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Chinese internet company Alibaba says it will buy Hong Kong’s South China Morning Post, pledging to maintain the newspaper’s objectivity in the face of fears it will lose its independent voice.
The acquisition follows weeks of speculation over the future of the English-language newspaper and worry that it will become a mouthpiece for the Chinese government.
It comes at a time when concern over press freedom in Hong Kong is growing after attacks on journalists, reports of pressure on editorial staff from authorities, and increasing self-censorship.
“[Alibaba] has entered into a definite agreement to acquire the South China Morning Post (SCMP) and other media assets of SCMP Group Limited,” the Chinese firm said in a statement, without specifying a sum.
It said the sale would see Alibaba use its “digital expertise” to provide “comprehensive and insightful news and analysis of the big stories in Hong Kong and China”.
Speaking to Al Jazeera from Hong Kong, Willy Lam, professor of politics at the Chinese University, said the acquisition was part of a well-orchestrated plan by the Chinese government to boost its soft power projection around the world.
“The Morning Post – being an influential paper in the Asia-Pacific region – will be used to project Chinese soft power and also ensure that, as Alibaba’s executives have said, the coverage of China will no longer be biased, no longer be seen through what they call red tinted lenses,” he said.
Hit by decline
The once globally renowned paper was founded in 1903 and has long given international readers an insider’s perspective on Hong Kong and the mainland.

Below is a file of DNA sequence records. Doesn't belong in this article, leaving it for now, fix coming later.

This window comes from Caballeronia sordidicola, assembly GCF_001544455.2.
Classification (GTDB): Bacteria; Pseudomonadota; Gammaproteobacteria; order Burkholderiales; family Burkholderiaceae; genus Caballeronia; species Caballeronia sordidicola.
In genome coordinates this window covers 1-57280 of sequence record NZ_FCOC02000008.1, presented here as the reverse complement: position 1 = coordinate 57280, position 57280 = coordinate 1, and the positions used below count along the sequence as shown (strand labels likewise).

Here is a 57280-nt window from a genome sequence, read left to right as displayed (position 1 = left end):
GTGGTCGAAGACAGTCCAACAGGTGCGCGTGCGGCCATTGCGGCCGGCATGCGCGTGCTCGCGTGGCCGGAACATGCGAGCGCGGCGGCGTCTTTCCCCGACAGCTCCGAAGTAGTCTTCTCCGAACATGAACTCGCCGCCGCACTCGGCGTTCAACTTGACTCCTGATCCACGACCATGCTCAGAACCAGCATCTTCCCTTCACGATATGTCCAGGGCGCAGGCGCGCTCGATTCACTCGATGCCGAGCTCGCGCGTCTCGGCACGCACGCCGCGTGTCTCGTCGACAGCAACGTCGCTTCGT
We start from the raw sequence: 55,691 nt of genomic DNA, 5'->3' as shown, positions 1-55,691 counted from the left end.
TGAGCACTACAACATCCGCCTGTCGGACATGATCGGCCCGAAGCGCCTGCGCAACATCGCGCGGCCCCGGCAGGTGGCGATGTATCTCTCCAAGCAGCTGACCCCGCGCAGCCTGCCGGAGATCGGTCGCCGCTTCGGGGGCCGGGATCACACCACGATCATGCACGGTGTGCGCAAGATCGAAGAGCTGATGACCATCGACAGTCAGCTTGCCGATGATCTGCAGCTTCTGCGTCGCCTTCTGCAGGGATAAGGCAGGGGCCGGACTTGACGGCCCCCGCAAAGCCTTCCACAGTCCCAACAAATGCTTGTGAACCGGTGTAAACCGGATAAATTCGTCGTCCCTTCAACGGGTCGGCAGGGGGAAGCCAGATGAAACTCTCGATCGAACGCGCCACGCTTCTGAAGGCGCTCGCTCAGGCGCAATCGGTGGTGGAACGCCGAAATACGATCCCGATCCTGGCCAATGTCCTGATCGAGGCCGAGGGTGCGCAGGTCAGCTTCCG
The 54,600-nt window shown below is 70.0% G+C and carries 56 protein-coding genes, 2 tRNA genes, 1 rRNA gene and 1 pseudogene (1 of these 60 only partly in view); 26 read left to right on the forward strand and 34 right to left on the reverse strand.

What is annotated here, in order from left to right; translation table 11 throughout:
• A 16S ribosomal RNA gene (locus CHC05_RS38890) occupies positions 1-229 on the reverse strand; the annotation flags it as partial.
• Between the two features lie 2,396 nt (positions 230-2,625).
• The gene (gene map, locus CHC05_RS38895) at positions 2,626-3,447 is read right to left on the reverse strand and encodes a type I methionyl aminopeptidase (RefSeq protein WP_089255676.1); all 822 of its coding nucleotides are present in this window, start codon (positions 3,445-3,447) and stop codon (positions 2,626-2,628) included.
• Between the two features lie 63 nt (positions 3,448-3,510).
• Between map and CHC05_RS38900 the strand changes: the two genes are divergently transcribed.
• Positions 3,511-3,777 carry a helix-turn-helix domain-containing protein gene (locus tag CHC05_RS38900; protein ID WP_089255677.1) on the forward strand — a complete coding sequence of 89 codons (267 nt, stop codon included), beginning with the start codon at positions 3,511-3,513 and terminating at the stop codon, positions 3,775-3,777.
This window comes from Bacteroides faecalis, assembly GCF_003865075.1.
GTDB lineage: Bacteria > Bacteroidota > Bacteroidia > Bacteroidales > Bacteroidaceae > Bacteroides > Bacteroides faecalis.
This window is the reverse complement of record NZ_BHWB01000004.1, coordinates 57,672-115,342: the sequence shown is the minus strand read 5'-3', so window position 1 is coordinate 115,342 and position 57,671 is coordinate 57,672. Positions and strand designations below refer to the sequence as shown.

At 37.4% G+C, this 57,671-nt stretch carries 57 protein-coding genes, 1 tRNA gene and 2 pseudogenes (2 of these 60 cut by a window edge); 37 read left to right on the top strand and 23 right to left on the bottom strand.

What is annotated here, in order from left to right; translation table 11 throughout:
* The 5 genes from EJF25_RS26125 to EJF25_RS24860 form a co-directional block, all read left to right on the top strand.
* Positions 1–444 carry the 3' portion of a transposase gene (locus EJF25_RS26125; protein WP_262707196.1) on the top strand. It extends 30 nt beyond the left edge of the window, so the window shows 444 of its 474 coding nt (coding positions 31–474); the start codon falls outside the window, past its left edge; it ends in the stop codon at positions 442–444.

However, profits and sales have in recent years been hit by an industry-wide decline.
Readers’ trust has also fallen as a more pro-Chinese editorial policy has not gone unnoticed in a city that saw tens of thousands take to the streets last year to protest against mainland interference.
In a letter to the newspaper’s readers following the announcement of the sale, Joe Tsai, Alibaba’s executive vice chairman, pledged that the SCMP would be “objective, accurate and fair” and have “the courage to go against conventional wisdom”.
In an interview published on the SCMP website Tsai accused Western media of bias against China, saying that Alibaba would “see things differently” – a statement expected to heighten critics’ concern.
“A lot of journalists working with these Western media organisations may not agree with the system of governance in China and that taints their view of coverage. We see things differently, we believe things should be presented as they are,” he said.
He said the deal would also help Alibaba take its message to a global audience.
“We feel if people understand China better, they will understand our company better.”